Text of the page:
A Boozy Gift Guide
BY: Lisa Ladehoff | Dec 6, 2013
Eleven gifts that raise holiday spirits with, well, spirits. Wild Mountain Sage Bitters from Dram Apothecary ($18 for a 4-ounce bottle online) For the boyfriend who thinks he’s a bartender If you have the time, homemade bitters are probably the coolest thing you could make for someone who sort of knows their way around the at-home bar. (Like the best homemade gifts, bitters seem complicated but aren’t.) But if you don’t have time to let fruits, barks, roots, and spices infuse their flavors into high-proof alcohol, just go buy some premade. Places like Binny’s Beverage Depot stock a pretty big selection, but you can also find exotically named items like Black Mission Fig bitters by Brooklyn Hemispherical Bitters and Wild Mountain Sage bitters by Dram Apothecary down the well-stocked aisles of the Internet. Knob Creek Nine-Year Small-Batch Bourbon from Knob Creek (around $32 for a 750-milliliter bottle) For the in-laws who aren’t serious drinkers Don’t be deceived by the price: this standby touts a “full-bodied, sweet, and honeyed” body, dry mid-palate mouthfeel, and nutty finish. At that price, you might as well throw in some whiskey stones. They’re totally novel, practical, and something dads will probably love. Blanton’s Original Single-Barrel Bourbon from Blanton’s (around $55 for a 750-milliliter bottle) For the in-laws who are Tie a ribbon on it, don’t wrap it—the round bottle and signature stopper is beautiful enough on its own. And what’s inside isn’t bad either. Wine Enthusiast ranked the old Kentucky bourbon a high 95, calling it “light-bodied, despite ... bold, luxurious flavors” of caramel and orange. Mexican Logger from Ska Brewing (around $10–$11 for a six-pack, if you can find it) For that one cousin who only drinks Corona It may be a bit harder to find in the winter (though I haven’t had much difficulty), but Ska Brewing’s Mexican Logger is a beer that’s difficult to imagine anyone ever disliking. Ska makes a variety of craft beers, most of which are pretty hoppy, but this one is a really easy-to-drink Mexican-style lager. And the lime-green cans are way less pretentious looking than some four-pack of porter that your cousin probably wouldn’t like anyway. Wood and Ceramic Tumblers from Uncommon Goods ($100 for a pair online) For the friend who only thinks they have everything Made in Colorado by artist David Rasmussen, these sleek and elegant tumblers will fit in at the home of your friends who love things like midcentury-modern bar carts and showing you stuff you can’t afford in Dwell magazine. Made from ceramic clay and walnut wood, these aren’t artfully arranged next to the liquor cabinet of anyone you know—yet. Monkey Shoulder Blended Malt Scotch Whiskey from Monkey Shoulder (around $30 for a 750-milliliter bottle) For your granddad Scotch is one of those things you either love or hate—it’s at once unapproachable and intriguing, and the differences in flavor profile between single and double can be overwhelming. My advice to you is this: Monkey Shoulder. A triple-malt blend of Glenfiddich, Balvenie, and Kininvie, it’s approachable and smooth but interesting and complex enough that you’ll want to give it your phone number after a few sips. And, priced at around $30 a bottle, it’s cheap enough for you to buy one for granddad and stash one away for yourself. Letherbee Distillers Gift Box from Letherbee Distillers ($67 at select Chicagoland stores) For the G&T lover This holiday season, Letherbee Distillers paired with Rebuilding Exchange to craft a small number of handmade gift boxes filled with three bottles: a liter of the autumnal gin, a half-liter of its signature gin, and a flask of R. Franklin’s Malört. They’re limited edition, so the gifts might be a little bit hard to find. If you can’t track down a box, just tie a ribbon on a regular Letherbee bottle. What’s inside is proof enough that you care. Buffalo Trace Bourbon from Buffalo Trace (around $25 for a 750-milliliter bottle) For your new friend who just realized they love old-fashioneds Good ol’ Buffalo Trace. It’s an easygoing bourbon that’s good for cocktails but also fine for sipping. And it won’t break the bank. Engraved Flask from Izola ($24–$30 online) For the good-humored girlfriend Engraved with little images and phrases like “To Hell with Work,” Izola’s 3- and 5-ounce flasks make an affordable and cute gift. Any good-humored woman who likes her whiskey (or whatever) should either have or want one of these. W.L. Weller 12 Year from Buffalo Trace (around $28 for a 750-milliliter bottle) For that guy who won’t stop complaining about the price of Pappy Van Winkle Extremely similar to all the Pappy bourbons (except the 20- and 23-year), W.L. Weller 12 Year is also a wheated whiskey: wheat is substituted for rye, which gives it a smooth and rich sweetness. It’s the exact same juice (read: yeast strains and mash bill) as Pappy, just aged in different barrels. People who appreciate whiskey will know this, and they’ll understand. Points for whiskey nerdiness. Four Roses Single Barrel from Four Roses Bourbon (around $50 for a 750-milliliter bottle) For the one person whose tastes you could set your watch to When you really know what someone loves, Four Roses Single Barrel is the way to go. Get your notepad ready, folks: each of the bottles is labeled with a series of four letters, denoting one of 10 different bourbon recipes. Some retailers will have a lot of different recipes with varied yeast strains and mash bills. Go for the OBSF for a spicy, slightly minty finish if you can find it. OBSV is the most ubiquitous. If you can find the limited-edition 125th anniversary release for 2013, get that, but it’ll cost you upwards of $100–$150 a bottle. It’s worth spending on someone whose tastes are calibrated so precisely. If you know more than one, then I bow down to you.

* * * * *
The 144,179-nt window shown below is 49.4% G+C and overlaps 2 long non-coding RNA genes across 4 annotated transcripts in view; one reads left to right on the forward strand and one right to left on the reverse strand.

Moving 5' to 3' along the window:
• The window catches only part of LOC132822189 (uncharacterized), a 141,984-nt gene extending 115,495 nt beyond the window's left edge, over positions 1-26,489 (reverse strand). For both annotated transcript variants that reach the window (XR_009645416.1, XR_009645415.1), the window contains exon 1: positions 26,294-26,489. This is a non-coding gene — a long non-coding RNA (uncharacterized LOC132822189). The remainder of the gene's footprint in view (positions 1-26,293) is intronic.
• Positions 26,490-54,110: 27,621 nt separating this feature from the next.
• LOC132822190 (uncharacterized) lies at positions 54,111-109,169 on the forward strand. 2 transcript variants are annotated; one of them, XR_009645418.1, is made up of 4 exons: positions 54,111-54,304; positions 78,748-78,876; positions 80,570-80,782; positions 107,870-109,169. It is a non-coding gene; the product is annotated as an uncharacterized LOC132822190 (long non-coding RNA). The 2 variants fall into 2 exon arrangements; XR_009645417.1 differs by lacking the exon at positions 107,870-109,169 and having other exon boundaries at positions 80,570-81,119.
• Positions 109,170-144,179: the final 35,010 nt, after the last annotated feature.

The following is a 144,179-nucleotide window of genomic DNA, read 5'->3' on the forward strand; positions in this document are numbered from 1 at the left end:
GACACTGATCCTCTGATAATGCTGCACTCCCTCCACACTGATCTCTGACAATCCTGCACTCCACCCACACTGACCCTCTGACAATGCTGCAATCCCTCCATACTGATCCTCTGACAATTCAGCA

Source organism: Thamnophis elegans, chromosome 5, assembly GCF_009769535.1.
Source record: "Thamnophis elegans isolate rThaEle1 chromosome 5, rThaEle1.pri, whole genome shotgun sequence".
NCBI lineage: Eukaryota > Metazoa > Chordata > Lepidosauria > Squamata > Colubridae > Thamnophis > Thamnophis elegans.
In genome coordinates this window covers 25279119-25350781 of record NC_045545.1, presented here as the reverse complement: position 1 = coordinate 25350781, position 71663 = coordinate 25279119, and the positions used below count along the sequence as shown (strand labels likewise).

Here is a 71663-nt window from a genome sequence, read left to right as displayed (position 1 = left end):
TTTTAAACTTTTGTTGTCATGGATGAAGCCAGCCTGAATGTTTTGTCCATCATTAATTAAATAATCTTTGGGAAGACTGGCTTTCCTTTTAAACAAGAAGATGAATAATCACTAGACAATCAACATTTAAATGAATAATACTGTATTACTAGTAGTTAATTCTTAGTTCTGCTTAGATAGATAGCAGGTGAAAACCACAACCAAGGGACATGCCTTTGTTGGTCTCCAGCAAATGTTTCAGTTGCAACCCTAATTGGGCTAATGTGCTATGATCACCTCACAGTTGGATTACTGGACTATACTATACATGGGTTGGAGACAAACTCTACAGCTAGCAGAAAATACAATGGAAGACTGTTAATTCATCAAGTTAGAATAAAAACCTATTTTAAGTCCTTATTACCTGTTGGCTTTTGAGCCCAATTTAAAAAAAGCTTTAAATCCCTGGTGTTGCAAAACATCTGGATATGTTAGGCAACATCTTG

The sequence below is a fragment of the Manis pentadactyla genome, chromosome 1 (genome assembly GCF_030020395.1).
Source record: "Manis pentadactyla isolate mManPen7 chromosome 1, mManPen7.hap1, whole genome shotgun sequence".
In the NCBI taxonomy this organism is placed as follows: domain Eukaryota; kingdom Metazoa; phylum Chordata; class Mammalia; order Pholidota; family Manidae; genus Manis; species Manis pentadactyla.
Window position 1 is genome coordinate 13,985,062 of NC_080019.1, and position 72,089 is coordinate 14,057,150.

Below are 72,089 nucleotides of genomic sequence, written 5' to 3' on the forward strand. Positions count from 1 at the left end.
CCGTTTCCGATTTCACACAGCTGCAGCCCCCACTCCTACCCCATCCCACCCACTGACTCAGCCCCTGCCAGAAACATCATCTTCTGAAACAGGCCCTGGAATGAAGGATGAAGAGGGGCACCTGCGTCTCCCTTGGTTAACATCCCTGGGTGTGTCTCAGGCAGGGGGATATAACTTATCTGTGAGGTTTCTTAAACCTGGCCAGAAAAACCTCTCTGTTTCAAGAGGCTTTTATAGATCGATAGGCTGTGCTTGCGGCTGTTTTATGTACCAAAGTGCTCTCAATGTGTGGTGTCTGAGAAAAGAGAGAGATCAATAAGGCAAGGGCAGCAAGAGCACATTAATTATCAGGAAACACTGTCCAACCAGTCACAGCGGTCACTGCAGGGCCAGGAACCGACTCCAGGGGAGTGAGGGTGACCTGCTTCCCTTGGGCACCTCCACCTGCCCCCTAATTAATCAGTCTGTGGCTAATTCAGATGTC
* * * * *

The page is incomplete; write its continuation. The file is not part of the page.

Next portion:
BY: Lisa Ladehoff
Guide Staff Writer
A native of the city of big shoulders, Lisa is a small-shouldered books and booze enthusiast living on Chicago's Northwest side with a large cat, a tiny bar, and a medium-sized library.